It was 10 o’clock when I finally woke up this morning. My room was cold because the window was open so Gracie was curled up right beside me on the left and Fern was curled up on the right. They were pretty cozy. I wasn’t.
The day is dreary with a cloudy sky and a feeling of dampness in the air. The breeze is strong enough to blow even the thick branches. As my coffee was brewing, I checked the feeders through the window and saw two new visitors: wrens. I also saw a woodpecker, the goldfinches eating thistle and a robin eating suet.
Today we have a couple of errands, Gracie and I. It’s time for a new dump sticker then a visit to the dump and finally the pharmacy. It is getting closer to the time when Gracie will come with me to do errands only when I can leave the air conditioner on for her. Luckily, the dump is one of those places.
Days like today were among my favorite days when I was a kid. It was too ugly to play outside so when I’d get home from school I’d put on my coziest clothes, hop into bed, turn on the light and read. I’d lose myself in the pages all afternoon. When I got older, I always carried a pocketbook book with me in case of a spare minute or two. I’d read on the bus or even standing waiting for the bus. I disguised my book and read it in church. Last summer in Ghana for three weeks, I read 12 or 13 books. I had no radio, no TV and no computer, but I had books, and they were more than enough entertainment.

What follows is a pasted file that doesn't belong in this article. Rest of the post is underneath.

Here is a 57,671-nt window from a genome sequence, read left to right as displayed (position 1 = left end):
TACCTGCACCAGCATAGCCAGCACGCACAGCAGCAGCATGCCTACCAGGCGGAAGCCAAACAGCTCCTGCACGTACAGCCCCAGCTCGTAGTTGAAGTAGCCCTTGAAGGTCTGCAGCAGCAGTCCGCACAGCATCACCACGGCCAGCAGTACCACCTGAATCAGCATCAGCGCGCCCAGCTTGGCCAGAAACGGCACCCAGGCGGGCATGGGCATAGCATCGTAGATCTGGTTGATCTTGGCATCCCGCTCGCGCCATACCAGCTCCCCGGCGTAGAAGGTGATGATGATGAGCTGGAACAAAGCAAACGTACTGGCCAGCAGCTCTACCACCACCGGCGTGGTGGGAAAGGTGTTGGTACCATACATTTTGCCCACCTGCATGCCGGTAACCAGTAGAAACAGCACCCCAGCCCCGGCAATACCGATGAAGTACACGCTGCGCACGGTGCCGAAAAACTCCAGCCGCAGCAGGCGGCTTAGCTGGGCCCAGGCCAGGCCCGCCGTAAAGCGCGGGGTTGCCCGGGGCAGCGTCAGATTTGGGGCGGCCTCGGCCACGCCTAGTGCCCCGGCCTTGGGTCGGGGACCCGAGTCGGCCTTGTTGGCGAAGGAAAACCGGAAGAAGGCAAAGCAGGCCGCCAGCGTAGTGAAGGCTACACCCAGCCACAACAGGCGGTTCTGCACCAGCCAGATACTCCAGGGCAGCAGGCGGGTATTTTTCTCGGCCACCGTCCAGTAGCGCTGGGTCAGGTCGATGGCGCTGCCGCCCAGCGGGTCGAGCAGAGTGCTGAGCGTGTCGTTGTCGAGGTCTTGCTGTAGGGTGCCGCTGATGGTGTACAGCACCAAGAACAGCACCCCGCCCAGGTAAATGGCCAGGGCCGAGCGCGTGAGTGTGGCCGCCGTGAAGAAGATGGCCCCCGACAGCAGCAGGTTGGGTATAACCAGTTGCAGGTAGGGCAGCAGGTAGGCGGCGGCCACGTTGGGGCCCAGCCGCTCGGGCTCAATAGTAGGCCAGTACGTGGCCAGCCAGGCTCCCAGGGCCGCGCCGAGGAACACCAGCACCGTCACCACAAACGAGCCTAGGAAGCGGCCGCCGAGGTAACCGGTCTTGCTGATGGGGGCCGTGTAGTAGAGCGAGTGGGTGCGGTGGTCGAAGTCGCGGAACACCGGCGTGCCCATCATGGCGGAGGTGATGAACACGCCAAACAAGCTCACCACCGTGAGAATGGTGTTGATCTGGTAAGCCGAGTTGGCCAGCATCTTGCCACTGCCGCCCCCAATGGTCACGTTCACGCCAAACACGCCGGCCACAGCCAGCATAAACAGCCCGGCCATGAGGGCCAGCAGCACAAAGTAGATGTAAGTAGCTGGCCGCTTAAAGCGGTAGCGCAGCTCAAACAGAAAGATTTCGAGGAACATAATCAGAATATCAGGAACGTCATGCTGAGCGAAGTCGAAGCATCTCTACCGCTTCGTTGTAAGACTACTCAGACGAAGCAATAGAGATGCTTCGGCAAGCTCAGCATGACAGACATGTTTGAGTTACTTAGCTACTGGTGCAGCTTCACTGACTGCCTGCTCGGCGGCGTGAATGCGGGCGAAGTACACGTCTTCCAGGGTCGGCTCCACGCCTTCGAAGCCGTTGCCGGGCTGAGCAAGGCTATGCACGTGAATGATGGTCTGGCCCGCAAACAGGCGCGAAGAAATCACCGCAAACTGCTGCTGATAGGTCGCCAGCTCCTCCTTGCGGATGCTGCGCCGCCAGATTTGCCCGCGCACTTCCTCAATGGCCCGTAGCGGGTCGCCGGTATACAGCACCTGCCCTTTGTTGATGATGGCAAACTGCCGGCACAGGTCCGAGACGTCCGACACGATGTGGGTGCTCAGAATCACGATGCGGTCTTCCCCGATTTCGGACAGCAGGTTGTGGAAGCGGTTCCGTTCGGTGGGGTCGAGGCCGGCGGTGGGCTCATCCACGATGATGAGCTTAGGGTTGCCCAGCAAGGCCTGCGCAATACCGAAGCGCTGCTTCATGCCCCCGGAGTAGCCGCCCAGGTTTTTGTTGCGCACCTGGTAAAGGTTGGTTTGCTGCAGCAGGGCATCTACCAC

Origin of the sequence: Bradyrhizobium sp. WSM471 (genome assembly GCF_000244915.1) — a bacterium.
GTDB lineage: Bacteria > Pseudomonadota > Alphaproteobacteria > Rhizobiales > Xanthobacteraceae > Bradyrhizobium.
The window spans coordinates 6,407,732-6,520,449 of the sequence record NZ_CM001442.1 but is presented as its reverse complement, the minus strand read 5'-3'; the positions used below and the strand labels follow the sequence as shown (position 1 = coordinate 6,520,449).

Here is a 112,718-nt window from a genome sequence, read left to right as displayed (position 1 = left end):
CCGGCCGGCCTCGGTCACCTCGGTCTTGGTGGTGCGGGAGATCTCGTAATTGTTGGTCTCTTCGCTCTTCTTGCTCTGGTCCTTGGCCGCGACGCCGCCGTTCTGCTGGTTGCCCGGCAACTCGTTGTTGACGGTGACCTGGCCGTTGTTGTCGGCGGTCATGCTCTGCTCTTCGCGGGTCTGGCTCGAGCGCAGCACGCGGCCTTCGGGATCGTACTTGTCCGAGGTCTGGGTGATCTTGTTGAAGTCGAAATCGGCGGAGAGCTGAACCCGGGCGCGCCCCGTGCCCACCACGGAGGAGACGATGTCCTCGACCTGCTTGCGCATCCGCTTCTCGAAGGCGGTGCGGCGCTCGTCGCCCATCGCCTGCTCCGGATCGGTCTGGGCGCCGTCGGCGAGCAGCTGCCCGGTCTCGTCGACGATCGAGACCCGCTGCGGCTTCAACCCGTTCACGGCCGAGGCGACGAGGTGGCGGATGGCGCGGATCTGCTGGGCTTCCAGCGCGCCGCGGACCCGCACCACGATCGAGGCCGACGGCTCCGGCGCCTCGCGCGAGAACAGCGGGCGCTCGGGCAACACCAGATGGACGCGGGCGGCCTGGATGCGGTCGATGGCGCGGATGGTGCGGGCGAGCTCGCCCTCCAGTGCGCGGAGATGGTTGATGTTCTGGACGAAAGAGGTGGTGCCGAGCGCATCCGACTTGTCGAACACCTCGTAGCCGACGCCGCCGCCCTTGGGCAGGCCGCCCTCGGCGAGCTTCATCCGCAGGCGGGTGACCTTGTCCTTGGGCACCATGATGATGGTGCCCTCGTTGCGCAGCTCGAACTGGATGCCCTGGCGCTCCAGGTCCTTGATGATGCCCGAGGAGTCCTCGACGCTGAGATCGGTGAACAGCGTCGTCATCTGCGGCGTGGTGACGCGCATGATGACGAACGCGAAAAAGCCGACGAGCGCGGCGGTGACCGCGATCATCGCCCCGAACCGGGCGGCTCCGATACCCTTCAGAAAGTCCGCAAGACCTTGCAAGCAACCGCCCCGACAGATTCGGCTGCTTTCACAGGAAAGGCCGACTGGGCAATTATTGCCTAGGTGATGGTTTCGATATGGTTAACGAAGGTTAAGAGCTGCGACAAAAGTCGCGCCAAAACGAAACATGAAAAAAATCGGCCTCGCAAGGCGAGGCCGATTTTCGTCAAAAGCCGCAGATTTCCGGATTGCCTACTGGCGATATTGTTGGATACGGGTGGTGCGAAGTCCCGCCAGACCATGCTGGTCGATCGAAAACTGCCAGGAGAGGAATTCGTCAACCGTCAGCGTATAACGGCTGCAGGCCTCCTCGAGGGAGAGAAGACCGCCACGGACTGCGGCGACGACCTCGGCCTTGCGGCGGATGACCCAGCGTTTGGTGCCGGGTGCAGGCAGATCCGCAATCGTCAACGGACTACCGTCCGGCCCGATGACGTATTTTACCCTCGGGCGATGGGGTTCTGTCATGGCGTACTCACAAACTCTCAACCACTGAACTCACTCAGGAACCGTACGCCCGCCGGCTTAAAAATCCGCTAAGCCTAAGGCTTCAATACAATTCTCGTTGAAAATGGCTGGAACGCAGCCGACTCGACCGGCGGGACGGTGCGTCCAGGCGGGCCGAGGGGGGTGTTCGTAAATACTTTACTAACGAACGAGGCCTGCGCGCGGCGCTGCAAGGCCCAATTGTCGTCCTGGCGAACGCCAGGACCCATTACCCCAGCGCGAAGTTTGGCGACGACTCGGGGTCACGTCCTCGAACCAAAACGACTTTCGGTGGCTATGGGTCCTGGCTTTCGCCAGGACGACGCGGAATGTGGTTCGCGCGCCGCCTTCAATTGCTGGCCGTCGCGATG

When I became a volunteer, we were given settling in money to buy whatever we needed for our houses. I bought a few dishes, a giant coffee cup, some pots and pans and I bought books, lots of books at the university book store. They were as essential as that coffee cup.
Every Christmas from the time I was really young, first Santa then my mother would give me new books. When I was older, my mother would ask which books I wanted as she was afraid she’d buy ones I’d already read. One year I got Alive, The Story of the Andes Survivors. I started reading it right away and read it all of Christmas Day. My mother told me I was reading it too fast and should save it by reading only a little at a time. That made no sense at all to me. I am a firm believer that you can’t put a good book down, that you are drawn to its pages over everything else. I can remember reading The Stand straight through for days. Sometimes I was far too engrossed to realize I had read the night away then I’d hear the birds greeting the morning and look up and see the first light in the window. I still do that every now and then. I love a book which makes me forget everything but the page I’m on.